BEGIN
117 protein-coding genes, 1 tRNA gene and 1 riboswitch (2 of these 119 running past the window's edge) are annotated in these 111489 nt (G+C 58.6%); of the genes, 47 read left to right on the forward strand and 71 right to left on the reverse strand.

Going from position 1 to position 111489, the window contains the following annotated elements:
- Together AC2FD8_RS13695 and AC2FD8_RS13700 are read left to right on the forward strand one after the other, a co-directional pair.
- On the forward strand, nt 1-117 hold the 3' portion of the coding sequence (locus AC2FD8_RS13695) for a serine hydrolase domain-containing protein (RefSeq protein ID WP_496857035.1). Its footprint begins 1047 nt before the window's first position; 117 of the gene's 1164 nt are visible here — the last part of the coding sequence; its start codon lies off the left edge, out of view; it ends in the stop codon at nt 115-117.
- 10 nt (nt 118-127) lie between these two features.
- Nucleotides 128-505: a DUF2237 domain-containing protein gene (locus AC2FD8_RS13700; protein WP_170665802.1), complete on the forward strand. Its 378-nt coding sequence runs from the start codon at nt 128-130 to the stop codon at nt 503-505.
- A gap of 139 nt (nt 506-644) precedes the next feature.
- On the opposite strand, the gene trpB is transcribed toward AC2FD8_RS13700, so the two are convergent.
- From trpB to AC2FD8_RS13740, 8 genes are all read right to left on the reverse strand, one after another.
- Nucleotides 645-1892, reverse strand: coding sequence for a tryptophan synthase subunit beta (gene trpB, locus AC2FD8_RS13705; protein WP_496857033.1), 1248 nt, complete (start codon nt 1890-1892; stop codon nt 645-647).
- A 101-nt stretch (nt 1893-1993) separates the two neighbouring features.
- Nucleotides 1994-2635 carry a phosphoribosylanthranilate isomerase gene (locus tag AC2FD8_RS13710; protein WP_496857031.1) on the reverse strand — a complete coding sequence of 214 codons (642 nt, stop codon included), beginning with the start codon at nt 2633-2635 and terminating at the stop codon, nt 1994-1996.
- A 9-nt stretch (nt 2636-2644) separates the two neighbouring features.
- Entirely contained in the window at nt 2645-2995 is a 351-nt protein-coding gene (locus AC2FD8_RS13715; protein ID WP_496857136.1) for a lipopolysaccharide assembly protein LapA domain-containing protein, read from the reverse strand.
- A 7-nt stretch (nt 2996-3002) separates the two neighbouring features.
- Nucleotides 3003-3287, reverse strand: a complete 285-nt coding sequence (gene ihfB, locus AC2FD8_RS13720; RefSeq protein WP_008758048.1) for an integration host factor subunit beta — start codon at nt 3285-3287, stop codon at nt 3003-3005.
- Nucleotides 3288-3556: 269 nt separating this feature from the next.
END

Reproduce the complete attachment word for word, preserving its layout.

117 protein-coding genes, 1 tRNA gene and 1 riboswitch (2 of these 119 running past the window's edge) are annotated in these 111489 nt (G+C 58.6%); of the genes, 47 read left to right on the forward strand and 71 right to left on the reverse strand.

Going from position 1 to position 111489, the window contains the following annotated elements:
- Together AC2FD8_RS13695 and AC2FD8_RS13700 are read left to right on the forward strand one after the other, a co-directional pair.
- On the forward strand, nt 1-117 hold the 3' portion of the coding sequence (locus AC2FD8_RS13695) for a serine hydrolase domain-containing protein (RefSeq protein ID WP_496857035.1). Its footprint begins 1047 nt before the window's first position; 117 of the gene's 1164 nt are visible here — the last part of the coding sequence; its start codon lies off the left edge, out of view; it ends in the stop codon at nt 115-117.
- 10 nt (nt 118-127) lie between these two features.
- Nucleotides 128-505: a DUF2237 domain-containing protein gene (locus AC2FD8_RS13700; protein WP_170665802.1), complete on the forward strand. Its 378-nt coding sequence runs from the start codon at nt 128-130 to the stop codon at nt 503-505.
- A gap of 139 nt (nt 506-644) precedes the next feature.
- On the opposite strand, the gene trpB is transcribed toward AC2FD8_RS13700, so the two are convergent.
- From trpB to AC2FD8_RS13740, 8 genes are all read right to left on the reverse strand, one after another.
- Nucleotides 645-1892, reverse strand: coding sequence for a tryptophan synthase subunit beta (gene trpB, locus AC2FD8_RS13705; protein WP_496857033.1), 1248 nt, complete (start codon nt 1890-1892; stop codon nt 645-647).
- A 101-nt stretch (nt 1893-1993) separates the two neighbouring features.
- Nucleotides 1994-2635 carry a phosphoribosylanthranilate isomerase gene (locus tag AC2FD8_RS13710; protein WP_496857031.1) on the reverse strand — a complete coding sequence of 214 codons (642 nt, stop codon included), beginning with the start codon at nt 2633-2635 and terminating at the stop codon, nt 1994-1996.
- A 9-nt stretch (nt 2636-2644) separates the two neighbouring features.
- Entirely contained in the window at nt 2645-2995 is a 351-nt protein-coding gene (locus AC2FD8_RS13715; protein ID WP_496857136.1) for a lipopolysaccharide assembly protein LapA domain-containing protein, read from the reverse strand.
- A 7-nt stretch (nt 2996-3002) separates the two neighbouring features.
- Nucleotides 3003-3287, reverse strand: a complete 285-nt coding sequence (gene ihfB, locus AC2FD8_RS13720; RefSeq protein WP_008758048.1) for an integration host factor subunit beta — start codon at nt 3285-3287, stop codon at nt 3003-3005.
- Nucleotides 3288-3556: 269 nt separating this feature from the next.